Monday, November 25, 2013

Big Anti-TPP Protest At Obama Fundraiser Today

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A few weeks ago a friend invited me to a formal dinner at which former L.A. area congressman David Dreier, a mainstream conservative, would be delivering a keynote address. I had nothing better to do-- and it was at Culina, a restaurant with a good reputation I'd been meaning to try-- so I went. The restaurant was OK, but nothing I would go try again. Dreier was even worse. You may have missed it, but John Kerry asked him to represent the U.S. at the Bali Democracy Forum, a key meeting of Asia-Pacific leaders. Dreier, whose congressional career was ruined when a revolt among homophobic bigots in the GOP House caucus forced then-Speaker Denny Hastert to withdraw Dreier's appointment to replace Tom DeLay as GOP Leader, retired from Congress and is now chairman of the Annenberg-Dreier Commission, which is supposed to work to foster international cooperation between Asia-Pacific nations. It's another "free trade" operation and includes a gaggle of untrustworthy Wall Street shills, from war criminal Henry Kissinger to former China Ambassador Jon Huntsman and "Mack" McLarty, ex-Chief of Staff for Free Trade evangelist Bill Clinton.

Maybe it was the wrong crowd for Dreier to exert any energy for but he was a basically a hackneyed dud who slept-walked through a droll speech about nothing in particular. Dreier was the founder of the Congressional Trade Working Group and in 2009 he made a "free" trade speech on the House floor that must have pleased the campaign donors who financed his long DC career. "It goes back to my education in college; and that is, the notion of the United States of America playing a leading role in global economic growth so that we can increase the number of good American jobs. That means good jobs right here in the United States of America. I believe that trade is key to that. Trade, global trade, is going to play a big role in creating jobs, jobs, jobs." Really? Joshua Holland, cut Dreier's corporate cheerleading to ribbons in his book, The Fifteen Biggest Lies About The Economy.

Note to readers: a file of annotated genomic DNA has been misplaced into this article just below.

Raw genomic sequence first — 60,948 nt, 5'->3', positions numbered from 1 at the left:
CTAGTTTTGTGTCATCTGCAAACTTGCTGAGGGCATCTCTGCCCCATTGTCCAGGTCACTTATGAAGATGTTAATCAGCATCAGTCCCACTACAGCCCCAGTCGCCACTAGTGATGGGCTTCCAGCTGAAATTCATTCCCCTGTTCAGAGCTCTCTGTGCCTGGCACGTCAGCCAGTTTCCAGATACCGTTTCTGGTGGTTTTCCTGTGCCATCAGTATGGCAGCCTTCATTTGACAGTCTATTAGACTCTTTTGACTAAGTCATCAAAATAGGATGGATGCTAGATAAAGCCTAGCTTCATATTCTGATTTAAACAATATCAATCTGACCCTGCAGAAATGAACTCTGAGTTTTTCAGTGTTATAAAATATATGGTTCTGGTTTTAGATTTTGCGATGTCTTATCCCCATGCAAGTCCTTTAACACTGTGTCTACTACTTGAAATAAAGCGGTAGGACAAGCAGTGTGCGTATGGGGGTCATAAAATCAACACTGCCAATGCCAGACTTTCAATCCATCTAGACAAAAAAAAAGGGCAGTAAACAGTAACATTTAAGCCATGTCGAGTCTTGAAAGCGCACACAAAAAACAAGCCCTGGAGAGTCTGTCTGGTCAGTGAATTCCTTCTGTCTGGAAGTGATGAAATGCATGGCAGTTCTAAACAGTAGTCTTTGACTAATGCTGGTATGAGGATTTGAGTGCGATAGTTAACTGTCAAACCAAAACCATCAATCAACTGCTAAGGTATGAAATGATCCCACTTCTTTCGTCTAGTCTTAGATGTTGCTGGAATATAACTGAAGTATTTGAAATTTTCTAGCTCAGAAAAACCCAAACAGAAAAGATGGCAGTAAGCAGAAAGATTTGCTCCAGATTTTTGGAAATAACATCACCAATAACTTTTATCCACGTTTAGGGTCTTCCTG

Dreier gave that speech during the most severe unemployment crisis the United States had faced since the 1930s. It’s a stunningly counterintuitive assertion, because trade agreements facilitate the offshoring of jobs to countries with lower labor costs, which in turn beefs up companies’ profits. That dynamic is evident in executive pay—a 2004 study by the Institute for Policy Studies found that “CEOs at companies that outsource the most U.S. jobs are rewarded with bigger paychecks.” The authors found that “Average CEO compensation at the 50 firms outsourcing the most service jobs increased by 46 percent in 2003, compared to a 9 percent average increase for all CEOs at the 365 large companies surveyed by BusinessWeek.”

As Dean Baker put it, “The truth is, we carefully structured these trade agreements-- we put great effort into it-- to put our manufacturing workers into competition with manufacturing workers in developing nations.

"That meant going to these places and asking: What kind of problems does General Motors face if they want to set up a manufacturing plant in Mexico or Malaysia or China? What can we do to make it as easy as possible? That means that they know they can set up their factory and not have it nationalized, not have restrictions on repatriating profits, etc. Then they need to be able to import the goods back into the United States, and that means not only making sure there are no tariffs or quotas, but also that there’s no safety or environmental restrictions that might keep the goods out."

The offshoring trend can only get worse as long as we stay the present course on trade. Alan Blinder, a conservative economist at Princeton University, estimated that as many as 29 percent of U.S. jobs are offshorable.